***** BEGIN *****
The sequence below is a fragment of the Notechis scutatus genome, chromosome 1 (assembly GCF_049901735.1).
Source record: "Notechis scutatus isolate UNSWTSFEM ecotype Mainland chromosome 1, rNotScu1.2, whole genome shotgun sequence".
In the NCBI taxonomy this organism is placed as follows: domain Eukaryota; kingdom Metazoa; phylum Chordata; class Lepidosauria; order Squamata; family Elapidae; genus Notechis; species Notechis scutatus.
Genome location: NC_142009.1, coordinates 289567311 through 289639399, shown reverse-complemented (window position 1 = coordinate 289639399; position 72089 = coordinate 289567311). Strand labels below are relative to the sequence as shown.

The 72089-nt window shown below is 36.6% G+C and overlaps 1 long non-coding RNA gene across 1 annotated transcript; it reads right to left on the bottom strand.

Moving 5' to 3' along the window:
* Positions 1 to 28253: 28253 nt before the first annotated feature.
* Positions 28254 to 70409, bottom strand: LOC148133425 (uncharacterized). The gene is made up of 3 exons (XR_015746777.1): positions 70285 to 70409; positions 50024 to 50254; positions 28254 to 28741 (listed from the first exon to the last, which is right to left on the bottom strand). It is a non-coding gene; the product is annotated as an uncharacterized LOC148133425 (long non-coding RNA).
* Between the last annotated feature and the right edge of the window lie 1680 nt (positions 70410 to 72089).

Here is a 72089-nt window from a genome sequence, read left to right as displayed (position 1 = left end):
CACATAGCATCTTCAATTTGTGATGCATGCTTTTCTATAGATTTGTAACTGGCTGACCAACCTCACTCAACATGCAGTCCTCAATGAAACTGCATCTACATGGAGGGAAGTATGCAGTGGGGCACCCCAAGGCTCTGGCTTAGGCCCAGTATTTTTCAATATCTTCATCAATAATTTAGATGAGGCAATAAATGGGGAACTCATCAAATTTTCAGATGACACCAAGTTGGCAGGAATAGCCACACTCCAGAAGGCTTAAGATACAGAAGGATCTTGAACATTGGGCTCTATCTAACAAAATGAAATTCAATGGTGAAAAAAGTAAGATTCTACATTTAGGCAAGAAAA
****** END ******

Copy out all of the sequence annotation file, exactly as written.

The sequence below is a fragment of the Notechis scutatus genome, chromosome 1 (assembly GCF_049901735.1).
Source record: "Notechis scutatus isolate UNSWTSFEM ecotype Mainland chromosome 1, rNotScu1.2, whole genome shotgun sequence".
In the NCBI taxonomy this organism is placed as follows: domain Eukaryota; kingdom Metazoa; phylum Chordata; class Lepidosauria; order Squamata; family Elapidae; genus Notechis; species Notechis scutatus.
Genome location: NC_142009.1, coordinates 289567311 through 289639399, shown reverse-complemented (window position 1 = coordinate 289639399; position 72089 = coordinate 289567311). Strand labels below are relative to the sequence as shown.

The 72089-nt window shown below is 36.6% G+C and overlaps 1 long non-coding RNA gene across 1 annotated transcript; it reads right to left on the bottom strand.

Moving 5' to 3' along the window:
* Positions 1 to 28253: 28253 nt before the first annotated feature.
* Positions 28254 to 70409, bottom strand: LOC148133425 (uncharacterized). The gene is made up of 3 exons (XR_015746777.1): positions 70285 to 70409; positions 50024 to 50254; positions 28254 to 28741 (listed from the first exon to the last, which is right to left on the bottom strand). It is a non-coding gene; the product is annotated as an uncharacterized LOC148133425 (long non-coding RNA).
* Between the last annotated feature and the right edge of the window lie 1680 nt (positions 70410 to 72089).

Here is a 72089-nt window from a genome sequence, read left to right as displayed (position 1 = left end):
CACATAGCATCTTCAATTTGTGATGCATGCTTTTCTATAGATTTGTAACTGGCTGACCAACCTCACTCAACATGCAGTCCTCAATGAAACTGCATCTACATGGAGGGAAGTATGCAGTGGGGCACCCCAAGGCTCTGGCTTAGGCCCAGTATTTTTCAATATCTTCATCAATAATTTAGATGAGGCAATAAATGGGGAACTCATCAAATTTTCAGATGACACCAAGTTGGCAGGAATAGCCACACTCCAGAAGGCTTAAGATACAGAAGGATCTTGAACATTGGGCTCTATCTAACAAAATGAAATTCAATGGTGAAAAAAGTAAGATTCTACATTTAGGCAAGAAAA